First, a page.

The injectors are mounted onto the head (Port Injection) and fuel is delivered to the injectors via a common fuel rail that is under pressure from an electric fuel pump. The pressure is controlled via a vacuum control valve which derives its vacuum from the 2 and 3 inlet manifold rubbers. The fuel is returned to the petrol tank via a one way valve in the base of the tank opposite the tap. The fuel pump is controlled via a relay which is controlled via the EFI computer. The computer also measures the ignition pulse rate from the coil to determine engine RPM.
The system is quite simple but has no scope for user configuration hence it cannot be altered for different fuels and engine modifications. The EFI computer also has no O2 sensor support capability so self tuning and monitoring of O2 emissions is not possible. The VE calculations for the engine must be precise in order for it to work correctly.
This system was used on 1980 z1000G, 1980 z1000H and the 1981 GPz1100B1 models only. The 1982 GPz1100B2 uses a totally different system (much better and in line with modern systems but still very limited).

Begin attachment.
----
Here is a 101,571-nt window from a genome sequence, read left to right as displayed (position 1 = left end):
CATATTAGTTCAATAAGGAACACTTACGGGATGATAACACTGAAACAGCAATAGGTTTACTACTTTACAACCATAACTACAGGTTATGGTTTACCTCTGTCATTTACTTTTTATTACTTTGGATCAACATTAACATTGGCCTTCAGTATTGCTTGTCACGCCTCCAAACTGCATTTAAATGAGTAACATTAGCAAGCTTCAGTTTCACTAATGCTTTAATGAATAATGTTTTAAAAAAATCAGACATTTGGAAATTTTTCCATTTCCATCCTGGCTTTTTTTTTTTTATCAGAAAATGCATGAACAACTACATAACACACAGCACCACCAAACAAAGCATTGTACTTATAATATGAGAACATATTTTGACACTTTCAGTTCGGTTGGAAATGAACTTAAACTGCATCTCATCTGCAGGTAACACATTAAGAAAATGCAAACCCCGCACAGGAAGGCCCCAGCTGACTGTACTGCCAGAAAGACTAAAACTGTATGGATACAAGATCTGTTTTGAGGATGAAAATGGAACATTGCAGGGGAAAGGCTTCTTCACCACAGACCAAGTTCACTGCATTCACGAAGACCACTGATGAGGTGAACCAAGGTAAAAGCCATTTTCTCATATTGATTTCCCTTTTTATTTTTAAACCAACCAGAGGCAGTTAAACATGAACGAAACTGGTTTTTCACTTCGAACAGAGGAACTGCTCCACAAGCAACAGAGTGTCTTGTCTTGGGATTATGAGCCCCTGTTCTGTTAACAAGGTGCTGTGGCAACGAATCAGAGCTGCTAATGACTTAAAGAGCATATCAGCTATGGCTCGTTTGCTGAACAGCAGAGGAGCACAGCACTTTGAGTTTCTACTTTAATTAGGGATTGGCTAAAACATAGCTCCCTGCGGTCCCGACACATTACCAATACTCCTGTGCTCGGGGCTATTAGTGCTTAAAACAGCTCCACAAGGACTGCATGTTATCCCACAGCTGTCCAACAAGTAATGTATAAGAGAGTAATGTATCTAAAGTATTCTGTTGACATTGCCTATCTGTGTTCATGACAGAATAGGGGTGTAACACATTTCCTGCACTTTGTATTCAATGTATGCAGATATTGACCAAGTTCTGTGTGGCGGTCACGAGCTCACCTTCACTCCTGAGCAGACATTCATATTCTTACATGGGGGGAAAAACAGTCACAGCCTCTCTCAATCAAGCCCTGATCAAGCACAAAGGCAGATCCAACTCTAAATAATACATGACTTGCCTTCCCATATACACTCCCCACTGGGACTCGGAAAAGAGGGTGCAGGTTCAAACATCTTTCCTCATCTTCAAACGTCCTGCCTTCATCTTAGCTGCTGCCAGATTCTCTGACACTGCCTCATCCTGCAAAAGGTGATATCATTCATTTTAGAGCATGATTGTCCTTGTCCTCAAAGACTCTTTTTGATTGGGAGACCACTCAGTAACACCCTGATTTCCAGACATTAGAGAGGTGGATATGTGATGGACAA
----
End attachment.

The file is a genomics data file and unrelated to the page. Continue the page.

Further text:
Replacing the EFI system
The EFI design now present on all modern vehicles is a vast refinement over the technology of 1980. EFI has evolved to meet the strict emission laws that carburettors could not ever hope to achieve. The factory standard EFI system from 1980 has too many deficiencies to cope in the modern world so replacing it with an aftermarket system is ideal. The following points use the Mega Squirt designed by Bruce Bowling and Al Grippo as the EFI computer:
Sensors (IAT & CLT)
The sensors could be used if you recalibrate the CPU to recognize the response curve of the sensor or just replace them with GM parts to gain both reliability and the default code is compiled to support them.